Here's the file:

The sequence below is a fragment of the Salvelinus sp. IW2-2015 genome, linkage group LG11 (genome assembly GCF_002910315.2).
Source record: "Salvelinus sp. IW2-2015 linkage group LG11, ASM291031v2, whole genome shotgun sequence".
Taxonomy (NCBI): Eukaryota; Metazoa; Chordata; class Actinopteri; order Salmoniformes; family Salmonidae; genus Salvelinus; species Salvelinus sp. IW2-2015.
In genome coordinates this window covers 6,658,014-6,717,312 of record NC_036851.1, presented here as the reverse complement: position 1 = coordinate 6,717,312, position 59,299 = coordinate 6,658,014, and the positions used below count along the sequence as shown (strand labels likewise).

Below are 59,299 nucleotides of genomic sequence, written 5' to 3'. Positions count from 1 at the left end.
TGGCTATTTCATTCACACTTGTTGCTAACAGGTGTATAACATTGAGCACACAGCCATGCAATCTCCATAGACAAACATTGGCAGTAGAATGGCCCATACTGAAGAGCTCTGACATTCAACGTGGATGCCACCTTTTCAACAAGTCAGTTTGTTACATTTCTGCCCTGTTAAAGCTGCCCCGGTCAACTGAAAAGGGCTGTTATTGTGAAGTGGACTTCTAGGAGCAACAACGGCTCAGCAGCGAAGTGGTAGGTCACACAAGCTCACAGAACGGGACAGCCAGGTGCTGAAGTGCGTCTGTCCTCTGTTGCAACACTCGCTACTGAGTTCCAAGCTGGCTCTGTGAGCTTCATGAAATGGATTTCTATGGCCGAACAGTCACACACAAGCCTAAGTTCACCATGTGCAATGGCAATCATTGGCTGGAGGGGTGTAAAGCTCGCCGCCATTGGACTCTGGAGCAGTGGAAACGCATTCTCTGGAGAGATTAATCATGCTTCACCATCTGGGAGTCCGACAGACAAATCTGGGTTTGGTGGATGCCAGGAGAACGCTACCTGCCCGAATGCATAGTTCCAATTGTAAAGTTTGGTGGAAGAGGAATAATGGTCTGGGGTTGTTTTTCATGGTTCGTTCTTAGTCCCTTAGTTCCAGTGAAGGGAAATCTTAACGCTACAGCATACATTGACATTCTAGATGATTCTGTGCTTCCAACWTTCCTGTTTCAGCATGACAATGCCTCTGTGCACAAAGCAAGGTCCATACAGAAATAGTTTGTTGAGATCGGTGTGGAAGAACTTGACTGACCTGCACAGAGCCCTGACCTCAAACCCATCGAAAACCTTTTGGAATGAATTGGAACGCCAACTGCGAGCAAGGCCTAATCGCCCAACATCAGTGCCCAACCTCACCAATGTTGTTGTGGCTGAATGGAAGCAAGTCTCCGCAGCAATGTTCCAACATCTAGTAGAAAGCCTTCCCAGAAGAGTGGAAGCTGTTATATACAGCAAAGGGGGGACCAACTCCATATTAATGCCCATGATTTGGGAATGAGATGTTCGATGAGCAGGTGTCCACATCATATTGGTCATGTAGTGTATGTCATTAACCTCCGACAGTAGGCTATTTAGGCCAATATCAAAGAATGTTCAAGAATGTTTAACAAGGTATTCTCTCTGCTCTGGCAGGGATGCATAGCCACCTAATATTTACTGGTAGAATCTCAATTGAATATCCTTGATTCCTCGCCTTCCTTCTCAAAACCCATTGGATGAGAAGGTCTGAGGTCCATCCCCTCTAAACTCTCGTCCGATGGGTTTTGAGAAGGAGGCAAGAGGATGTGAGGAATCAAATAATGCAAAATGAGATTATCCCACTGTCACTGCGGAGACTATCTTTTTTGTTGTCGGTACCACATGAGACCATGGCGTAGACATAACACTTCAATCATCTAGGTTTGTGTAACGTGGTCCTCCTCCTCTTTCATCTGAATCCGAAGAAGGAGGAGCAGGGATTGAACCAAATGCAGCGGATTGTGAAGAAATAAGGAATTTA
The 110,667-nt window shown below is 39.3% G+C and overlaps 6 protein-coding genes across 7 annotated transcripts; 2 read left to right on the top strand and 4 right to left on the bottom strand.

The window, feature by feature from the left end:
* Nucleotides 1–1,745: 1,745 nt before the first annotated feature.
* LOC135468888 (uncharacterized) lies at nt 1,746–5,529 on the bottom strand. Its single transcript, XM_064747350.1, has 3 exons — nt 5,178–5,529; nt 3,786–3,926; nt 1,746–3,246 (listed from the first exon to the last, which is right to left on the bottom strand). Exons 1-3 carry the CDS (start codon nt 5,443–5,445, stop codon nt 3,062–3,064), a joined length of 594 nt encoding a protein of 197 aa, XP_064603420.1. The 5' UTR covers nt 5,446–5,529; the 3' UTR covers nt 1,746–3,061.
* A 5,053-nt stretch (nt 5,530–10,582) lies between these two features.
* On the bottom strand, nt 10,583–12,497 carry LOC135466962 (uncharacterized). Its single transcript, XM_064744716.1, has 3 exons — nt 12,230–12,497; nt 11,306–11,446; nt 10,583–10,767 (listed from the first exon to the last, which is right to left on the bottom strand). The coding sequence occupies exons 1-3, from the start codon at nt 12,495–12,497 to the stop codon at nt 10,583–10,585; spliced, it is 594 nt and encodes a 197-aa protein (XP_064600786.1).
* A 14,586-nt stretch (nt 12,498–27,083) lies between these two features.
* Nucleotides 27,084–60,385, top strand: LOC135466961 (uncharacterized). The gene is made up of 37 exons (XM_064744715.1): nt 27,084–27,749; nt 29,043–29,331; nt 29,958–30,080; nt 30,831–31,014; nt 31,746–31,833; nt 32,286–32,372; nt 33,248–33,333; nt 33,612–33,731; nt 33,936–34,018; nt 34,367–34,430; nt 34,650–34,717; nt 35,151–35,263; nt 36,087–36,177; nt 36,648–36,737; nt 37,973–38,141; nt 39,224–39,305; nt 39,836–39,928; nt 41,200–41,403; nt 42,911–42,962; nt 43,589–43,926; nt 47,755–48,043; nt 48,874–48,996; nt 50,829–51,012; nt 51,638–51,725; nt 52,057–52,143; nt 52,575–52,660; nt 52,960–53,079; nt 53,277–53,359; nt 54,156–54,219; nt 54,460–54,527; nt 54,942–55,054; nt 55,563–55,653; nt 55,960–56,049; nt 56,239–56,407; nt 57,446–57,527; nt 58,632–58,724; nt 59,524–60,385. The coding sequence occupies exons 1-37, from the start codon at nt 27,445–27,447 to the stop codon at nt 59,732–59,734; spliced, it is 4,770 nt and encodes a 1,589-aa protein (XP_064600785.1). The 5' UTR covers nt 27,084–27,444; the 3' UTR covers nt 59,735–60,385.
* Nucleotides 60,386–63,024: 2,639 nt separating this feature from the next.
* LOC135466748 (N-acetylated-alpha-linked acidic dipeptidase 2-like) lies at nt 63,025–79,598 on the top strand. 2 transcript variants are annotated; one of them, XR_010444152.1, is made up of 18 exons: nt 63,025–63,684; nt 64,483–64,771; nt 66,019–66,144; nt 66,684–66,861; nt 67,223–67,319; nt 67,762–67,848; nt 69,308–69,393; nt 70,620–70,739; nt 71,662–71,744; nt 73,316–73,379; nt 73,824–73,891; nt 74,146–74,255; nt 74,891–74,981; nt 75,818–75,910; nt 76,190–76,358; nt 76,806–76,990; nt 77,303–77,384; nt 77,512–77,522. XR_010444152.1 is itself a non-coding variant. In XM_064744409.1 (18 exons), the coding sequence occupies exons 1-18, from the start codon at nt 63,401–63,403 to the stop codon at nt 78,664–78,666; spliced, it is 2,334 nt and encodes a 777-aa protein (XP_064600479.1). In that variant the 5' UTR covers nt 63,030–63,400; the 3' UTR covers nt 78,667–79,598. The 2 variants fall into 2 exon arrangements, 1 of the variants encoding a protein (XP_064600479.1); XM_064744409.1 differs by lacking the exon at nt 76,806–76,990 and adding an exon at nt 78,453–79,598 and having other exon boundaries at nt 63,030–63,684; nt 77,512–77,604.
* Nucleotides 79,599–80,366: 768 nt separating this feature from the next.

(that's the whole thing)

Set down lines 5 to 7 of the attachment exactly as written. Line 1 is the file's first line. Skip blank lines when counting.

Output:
Below are 59,299 nucleotides of genomic sequence, written 5' to 3'. Positions count from 1 at the left end.
TGGCTATTTCATTCACACTTGTTGCTAACAGGTGTATAACATTGAGCACACAGCCATGCAATCTCCATAGACAAACATTGGCAGTAGAATGGCCCATACTGAAGAGCTCTGACATTCAACGTGGATGCCACCTTTTCAACAAGTCAGTTTGTTACATTTCTGCCCTGTTAAAGCTGCCCCGGTCAACTGAAAAGGGCTGTTATTGTGAAGTGGACTTCTAGGAGCAACAACGGCTCAGCAGCGAAGTGGTAGGTCACACAAGCTCACAGAACGGGACAGCCAGGTGCTGAAGTGCGTCTGTCCTCTGTTGCAACACTCGCTACTGAGTTCCAAGCTGGCTCTGTGAGCTTCATGAAATGGATTTCTATGGCCGAACAGTCACACACAAGCCTAAGTTCACCATGTGCAATGGCAATCATTGGCTGGAGGGGTGTAAAGCTCGCCGCCATTGGACTCTGGAGCAGTGGAAACGCATTCTCTGGAGAGATTAATCATGCTTCACCATCTGGGAGTCCGACAGACAAATCTGGGTTTGGTGGATGCCAGGAGAACGCTACCTGCCCGAATGCATAGTTCCAATTGTAAAGTTTGGTGGAAGAGGAATAATGGTCTGGGGTTGTTTTTCATGGTTCGTTCTTAGTCCCTTAGTTCCAGTGAAGGGAAATCTTAACGCTACAGCATACATTGACATTCTAGATGATTCTGTGCTTCCAACWTTCCTGTTTCAGCATGACAATGCCTCTGTGCACAAAGCAAGGTCCATACAGAAATAGTTTGTTGAGATCGGTGTGGAAGAACTTGACTGACCTGCACAGAGCCCTGACCTCAAACCCATCGAAAACCTTTTGGAATGAATTGGAACGCCAACTGCGAGCAAGGCCTAATCGCCCAACATCAGTGCCCAACCTCACCAATGTTGTTGTGGCTGAATGGAAGCAAGTCTCCGCAGCAATGTTCCAACATCTAGTAGAAAGCCTTCCCAGAAGAGTGGAAGCTGTTATATACAGCAAAGGGGGGACCAACTCCATATTAATGCCCATGATTTGGGAATGAGATGTTCGATGAGCAGGTGTCCACATCATATTGGTCATGTAGTGTATGTCATTAACCTCCGACAGTAGGCTATTTAGGCCAATATCAAAGAATGTTCAAGAATGTTTAACAAGGTATTCTCTCTGCTCTGGCAGGGATGCATAGCCACCTAATATTTACTGGTAGAATCTCAATTGAATATCCTTGATTCCTCGCCTTCCTTCTCAAAACCCATTGGATGAGAAGGTCTGAGGTCCATCCCCTCTAAACTCTCGTCCGATGGGTTTTGAGAAGGAGGCAAGAGGATGTGAGGAATCAAATAATGCAAAATGAGATTATCCCACTGTCACTGCGGAGACTATCTTTTTTGTTGTCGGTACCACATGAGACCATGGCGTAGACATAACACTTCAATCATCTAGGTTTGTGTAACGTGGTCCTCCTCCTCTTTCATCTGAATCCGAAGAAGGAGGAGCAGGGATTGAACCAAATGCAGCGGATTGTGAAGAAATAAGGAATTTA
The 110,667-nt window shown below is 39.3% G+C and overlaps 6 protein-coding genes across 7 annotated transcripts; 2 read left to right on the top strand and 4 right to left on the bottom strand.